- Video report by by ITV News Correspondent Juliet Bremner
Donald Trump has reignited the row over the weekend violence in Charlottesville, Virginia, by once again insisting there was "blame on both sides".
The US President earned praise from the former head of the Ku Klux Klan for his latest interpretation of the attack in which a car was driven into people protesting against a far-right march.
One woman died and 19 others were injured in Saturday's attack.
In his latest statement, Mr Trump said "attacking" violence by left-wing protesters should be highlighted as he defended the time it took him to single out white nationalists involved.
- How have Trump's statements on Charlottesville changed?
Video shows Donald Trump's three statements on the clashes
The US president's widely criticised first response to the clashes condemned "hatred, bigotry and violence on many sides" after the car attack came during clashes in Charlottesville.
The right-wing march was held to protest the proposed removal of a statue of American Civil War general Robert E Lee, who led the pro-slavery southern forces.
On Monday, the Republican made a more conventional statement at the White House, branding members of the KKK, neo-Nazis and white supremacists who took part as "criminals and thugs".
The president said the driver whose attack claimed the life of 32-year-old Heather Heyer was a disgrace to himself and his country.
But in an impromptu press conference in the lobby of Trump Tower in New York on Tuesday, he praised his original response and angrily blamed liberal groups in addition to white supremacist for the violence.
- What exactly did the president say?
Mr Trump said: "What about the alt-left that came charging at...the alt-right? Do they have any semblance of guilt?
"You had a group on one side and you had a group on the other and they came at each other with clubs and it was vicious and it was horrible, and it was a horrible thing to watch. But there is another side.
"There was a group on this side, you can call them the left, that came violently attacking the other group. So you can say what you want but that's the way it is."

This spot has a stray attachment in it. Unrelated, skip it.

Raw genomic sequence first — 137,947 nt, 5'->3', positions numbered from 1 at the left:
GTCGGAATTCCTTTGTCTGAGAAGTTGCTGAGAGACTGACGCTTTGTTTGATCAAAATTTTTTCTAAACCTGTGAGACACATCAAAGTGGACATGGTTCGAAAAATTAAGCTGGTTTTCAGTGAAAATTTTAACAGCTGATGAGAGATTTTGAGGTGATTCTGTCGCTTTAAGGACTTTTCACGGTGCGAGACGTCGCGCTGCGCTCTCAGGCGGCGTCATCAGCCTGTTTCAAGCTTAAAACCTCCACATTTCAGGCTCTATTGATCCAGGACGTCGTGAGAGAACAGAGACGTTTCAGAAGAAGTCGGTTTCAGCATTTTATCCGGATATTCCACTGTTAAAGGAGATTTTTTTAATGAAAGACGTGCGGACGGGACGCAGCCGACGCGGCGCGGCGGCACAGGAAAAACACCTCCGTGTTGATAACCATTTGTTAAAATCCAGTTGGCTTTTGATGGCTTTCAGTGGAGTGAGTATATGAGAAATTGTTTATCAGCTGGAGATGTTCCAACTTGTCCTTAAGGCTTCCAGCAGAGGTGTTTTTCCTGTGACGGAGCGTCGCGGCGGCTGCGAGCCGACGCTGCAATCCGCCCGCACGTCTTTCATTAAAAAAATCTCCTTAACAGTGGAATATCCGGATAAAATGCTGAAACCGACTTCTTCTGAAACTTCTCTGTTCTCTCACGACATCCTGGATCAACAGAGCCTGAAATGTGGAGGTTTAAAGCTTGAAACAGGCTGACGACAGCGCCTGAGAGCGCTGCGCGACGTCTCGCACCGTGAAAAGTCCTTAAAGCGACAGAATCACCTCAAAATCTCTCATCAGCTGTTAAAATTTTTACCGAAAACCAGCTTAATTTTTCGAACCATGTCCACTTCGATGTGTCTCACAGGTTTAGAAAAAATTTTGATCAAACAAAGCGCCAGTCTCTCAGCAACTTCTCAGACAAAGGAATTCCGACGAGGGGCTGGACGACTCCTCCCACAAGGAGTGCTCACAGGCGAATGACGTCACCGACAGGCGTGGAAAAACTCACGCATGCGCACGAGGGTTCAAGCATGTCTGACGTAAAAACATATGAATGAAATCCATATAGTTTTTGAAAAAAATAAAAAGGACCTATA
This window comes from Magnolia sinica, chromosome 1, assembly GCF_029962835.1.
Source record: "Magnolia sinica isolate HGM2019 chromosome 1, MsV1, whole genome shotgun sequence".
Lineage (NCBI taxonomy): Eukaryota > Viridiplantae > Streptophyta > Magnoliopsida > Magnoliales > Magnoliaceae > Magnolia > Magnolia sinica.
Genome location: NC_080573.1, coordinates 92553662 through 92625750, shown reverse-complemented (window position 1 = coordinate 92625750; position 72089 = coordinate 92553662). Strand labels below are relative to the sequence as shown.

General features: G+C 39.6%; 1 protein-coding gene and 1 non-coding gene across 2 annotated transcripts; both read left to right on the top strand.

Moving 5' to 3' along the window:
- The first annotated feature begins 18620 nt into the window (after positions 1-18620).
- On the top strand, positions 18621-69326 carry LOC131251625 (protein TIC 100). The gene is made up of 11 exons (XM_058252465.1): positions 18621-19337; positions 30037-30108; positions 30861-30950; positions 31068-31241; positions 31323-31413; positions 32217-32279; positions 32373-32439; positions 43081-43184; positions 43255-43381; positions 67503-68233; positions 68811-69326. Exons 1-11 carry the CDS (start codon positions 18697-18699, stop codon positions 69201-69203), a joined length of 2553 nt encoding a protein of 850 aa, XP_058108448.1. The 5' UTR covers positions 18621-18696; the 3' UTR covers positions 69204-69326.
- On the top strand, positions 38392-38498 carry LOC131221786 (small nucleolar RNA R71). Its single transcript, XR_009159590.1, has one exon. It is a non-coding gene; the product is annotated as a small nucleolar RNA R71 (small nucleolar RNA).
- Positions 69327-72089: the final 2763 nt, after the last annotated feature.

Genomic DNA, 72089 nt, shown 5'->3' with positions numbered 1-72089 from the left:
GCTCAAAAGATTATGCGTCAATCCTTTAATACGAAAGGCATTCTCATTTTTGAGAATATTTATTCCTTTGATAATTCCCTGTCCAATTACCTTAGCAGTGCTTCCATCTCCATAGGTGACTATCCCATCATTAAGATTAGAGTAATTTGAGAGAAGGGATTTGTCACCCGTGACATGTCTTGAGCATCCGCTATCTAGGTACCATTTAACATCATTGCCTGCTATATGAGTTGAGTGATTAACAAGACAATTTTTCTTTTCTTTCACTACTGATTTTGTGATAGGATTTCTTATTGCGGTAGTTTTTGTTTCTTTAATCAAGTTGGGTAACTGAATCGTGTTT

He also defended the time it took him to single out white nationalists involved, saying that "before I make a statement I need the facts".
- What is the response to his latest comments?
The former head of the white supremacist Ku Klux Klan, David Duke, thanked Mr Trump for his "honesty" and "courage" in telling the truth about the violence and for condemning "leftist terrorists".
However, senior Republicans were among those to condemn Mr Trump's comments.
Former Presidents George H W Bush and George W Bush said in a statement: "America must always reject racial bigotry, anti-Semitism, and hatred in all forms."
Marco Rubio, who ran against the president for his party's nomination ahead of last year's election, said the president was diminishing the white supremacists' responsibility.
Paul Ryan, the Republican speaker of the House of Representatives, did not directly criticise the president, but said there could be "no moral ambiguity".
Following criticism from both Republicans and Democrats of President Trump's initial remarks, Vice President Mike Pence condemned the violence "in the strongest terms".
- What else did Mr Trump say?
At Trump Tower, the President took out a copy of his original statement, repeating the start but omitting to repeat his controversial "on many sides" line.
"Before I make a statement I need the facts, so I don't want to rush into a statement, so making the statement when I made it was excellent," he added.
He also claimed the mother of Heather Heyer had said the "nicest things" about him on social media.
"I very much appreciated that," he said, adding: "I hear she was a fine, actually an incredible young woman - but her mother on Twitter thanked me for what I said."
Following criticism from business leaders and a number of resignations from CEOs from advisory councils over Trump's response to the violence, the president has decided to disband two of the councils.
He Tweeted on Wednesday: "Rather than putting pressure on the businesspeople of the Manufacturing Council & Strategy & Policy Forum, I am ending both. Thank you all!"